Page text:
FTT: HMRC issued massive tax bill to ‘frighten taxpayer into responding’
A taxpayer failed to respond to questions about used car sales, so HMRC plucked a figure of taxable profit out of the air to use as the base for tax and penalty assessments totalling £342,943.
HMRC asserted that Cussens (TC07337) had been trading between 2004/05 and 2015/16, buying and reselling used cars under the name “Waltham Cars”. Based upon this belief, HMRC raised assessments and penalties totalling £342,943.11.
At the first tier tribunal (FTT), Cussens asserted that he had not traded. He said he had no income which would take him above the personal allowance, and that he was in receipt of enhanced employment and support allowance (a DWP benefit paid to people unable to work owing to physical or mental impairments).
The problems started because Cussens did not answer questions from HMRC at the commencement of its investigation, or at any other time prior to the hearing. HMRC was therefore compelled to draw inferences from the limited information it possessed.
The basis of HMRC’s investigations appears to have been information from Worldpay (a payment processing company), which referred to Cussens as the “principal” of Waltham Cars. We may assume that the entry included a figure for payments received on behalf of Waltham Cars.
Taking the gross receipts for 2015/16, HMRC deducted 50% for expenses to arrive at a profit for that year.
Next, profits were computed for the previous 11 years by applying the retail prices index (RPI) to the 2015/16 figure.
When the appeal came to internal statutory review, the reviewing officer stated that the assessments had been made using “best judgment” based upon the limited information available to the assessing officer.
The case law is clear in such cases. There is a two-stage process for the FTT to follow:
- Consider whether the assessment was made according to the best judgment of the assessing officer. If not, the assessment fails and stage 2 does not arise.
- If (and only if) the assessment survives stage 1, consider whether the amount of the assessment should be reduced by reference to further evidence available to the tribunal.
In order to determine whether best judgment had been exercised, the FTT has a number of principles to bear in mind:
- HMRC must have “some material upon which a best judgment assessment can properly be based”’
- HMRC is not obliged to undertake all the work which the taxpayer would ordinarily undertake to arrive at the exact amount of tax due; and
- HMRC is entitled to make a value judgment based on the material available.
The FTT must assume as its starting point that HMRC has made an honest and genuine attempt to arrive at a fair assessment.
The FTT is equally warned not to invalidate an assessment simply because it disagrees with the conclusions drawn by HMRC. It should only overturn the assessment if HMRC’s conclusions were wholly unreasonable.
What evidence was presented?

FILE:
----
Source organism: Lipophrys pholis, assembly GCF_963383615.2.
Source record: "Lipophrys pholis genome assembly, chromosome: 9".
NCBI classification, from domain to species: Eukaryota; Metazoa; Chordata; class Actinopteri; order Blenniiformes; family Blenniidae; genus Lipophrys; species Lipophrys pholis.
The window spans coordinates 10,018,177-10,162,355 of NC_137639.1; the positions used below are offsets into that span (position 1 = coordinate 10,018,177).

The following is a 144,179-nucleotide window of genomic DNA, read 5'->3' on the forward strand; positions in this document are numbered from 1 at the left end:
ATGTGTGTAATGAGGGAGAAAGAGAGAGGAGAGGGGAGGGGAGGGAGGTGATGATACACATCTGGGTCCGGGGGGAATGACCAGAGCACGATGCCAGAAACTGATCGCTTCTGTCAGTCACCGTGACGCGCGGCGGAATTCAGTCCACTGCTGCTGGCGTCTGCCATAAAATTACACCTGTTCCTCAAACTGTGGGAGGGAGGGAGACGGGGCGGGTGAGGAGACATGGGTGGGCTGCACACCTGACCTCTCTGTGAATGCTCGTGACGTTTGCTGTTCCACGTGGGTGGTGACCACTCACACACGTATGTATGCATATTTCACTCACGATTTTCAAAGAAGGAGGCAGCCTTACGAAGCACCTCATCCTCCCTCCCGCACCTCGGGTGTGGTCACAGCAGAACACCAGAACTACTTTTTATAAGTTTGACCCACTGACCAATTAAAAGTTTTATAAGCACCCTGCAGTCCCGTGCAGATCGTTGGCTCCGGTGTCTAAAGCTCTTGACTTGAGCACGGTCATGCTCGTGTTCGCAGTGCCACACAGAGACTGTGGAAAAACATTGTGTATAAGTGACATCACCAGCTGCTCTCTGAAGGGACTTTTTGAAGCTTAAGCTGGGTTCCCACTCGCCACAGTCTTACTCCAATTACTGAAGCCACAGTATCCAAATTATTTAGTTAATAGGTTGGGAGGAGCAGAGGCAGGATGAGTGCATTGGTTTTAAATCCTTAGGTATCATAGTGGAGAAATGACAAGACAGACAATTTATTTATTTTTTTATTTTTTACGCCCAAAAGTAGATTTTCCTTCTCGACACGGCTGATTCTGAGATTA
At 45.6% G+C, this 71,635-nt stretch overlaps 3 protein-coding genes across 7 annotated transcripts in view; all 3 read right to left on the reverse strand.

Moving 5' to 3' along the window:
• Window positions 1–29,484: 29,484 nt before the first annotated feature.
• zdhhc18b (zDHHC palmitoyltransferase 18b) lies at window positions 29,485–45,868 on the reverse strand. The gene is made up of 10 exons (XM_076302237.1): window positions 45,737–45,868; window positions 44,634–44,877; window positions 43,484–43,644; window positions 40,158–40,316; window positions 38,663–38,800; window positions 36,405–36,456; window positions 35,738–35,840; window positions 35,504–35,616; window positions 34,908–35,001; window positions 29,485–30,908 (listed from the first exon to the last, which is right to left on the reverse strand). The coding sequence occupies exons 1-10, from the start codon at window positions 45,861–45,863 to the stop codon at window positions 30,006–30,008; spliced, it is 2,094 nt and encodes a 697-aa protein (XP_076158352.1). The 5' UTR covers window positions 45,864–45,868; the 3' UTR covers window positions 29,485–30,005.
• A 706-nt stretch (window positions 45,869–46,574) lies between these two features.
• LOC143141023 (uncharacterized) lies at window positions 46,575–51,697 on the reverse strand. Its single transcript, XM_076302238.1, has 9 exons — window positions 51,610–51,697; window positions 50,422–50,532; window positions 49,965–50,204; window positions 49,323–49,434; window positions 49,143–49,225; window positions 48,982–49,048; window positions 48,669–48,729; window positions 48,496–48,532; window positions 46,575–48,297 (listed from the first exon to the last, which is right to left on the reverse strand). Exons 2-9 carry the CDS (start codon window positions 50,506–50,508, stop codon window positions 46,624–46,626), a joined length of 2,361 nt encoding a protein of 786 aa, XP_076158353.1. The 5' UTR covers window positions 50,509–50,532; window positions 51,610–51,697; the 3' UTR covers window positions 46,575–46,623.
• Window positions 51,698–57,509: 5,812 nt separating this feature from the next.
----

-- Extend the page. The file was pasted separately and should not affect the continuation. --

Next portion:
HMRC put forward no witnesses, so the FTT had no way of knowing what factors were taken into account, or not taken into account, by either the assessing officer or the reviewing officer.
Cussons was accompanied at the tribunal by his 81-year-old father, who told the tribunal:
- All vehicle trading that had taken place was actually through Waltham Builders Ltd, the father’s company;
- Vehicles are purchased at auction and then sold at “trade” prices: on average the profit per vehicle is around £200.
The FTT observed that the £200 figure for profit per car “chimed with what we would reasonably have expected to be the position”. It also felt that an average of 50% profit margin was inconceivable in the circumstances.
The FTT was not satisfied that HMRC had given much serious thought, consideration or analysis before applying the 50% profit inference. This seemed to be a figure “simply plucked from the air”.
Judge Jones commented: “it seems in no way conceivable that an individual classified by the Department of Work and Pensions at the start of 2014/15 as unfit to work on account of their physical or mental impairment could earn £81,594 from their own efforts.”
Not best judgment
The FTT’s view was that the unrealistically large tax assessments did not represent “best judgment” of the tax lost. Instead, those assessments appear to have been issued “to frighten the taxpayer into responding to requests for information”.
The FTT threw out the assessments and penalties, making it clear that it was not the duty of the tribunal to attempt to re-work the assessments into something more appropriate.
HMRC was told it could start again for any in-date years based upon the additional information now available, and Cussens was urged not to be “ostrich-like” in future.
This is not an uncommon situation. Taxpayers, especially those with medical issues, are frequently inclined to hide away from answering HMRC’s questions. This places HMRC in a difficult position. There may be valid grounds for believing tax has been underpaid, but the taxpayer is not helping to determine exactly how much tax is due.
What HMRC cannot do, is to pile on a massive tax assessment in the hope of shaking the tree. The assumptions used in preparing an assessment must be reasonable and justifiable.
Perhaps HMRC was wise not to put forward any evidence of the thought processes by which this “best judgment” was reached, as any such evidence may have been even more damning!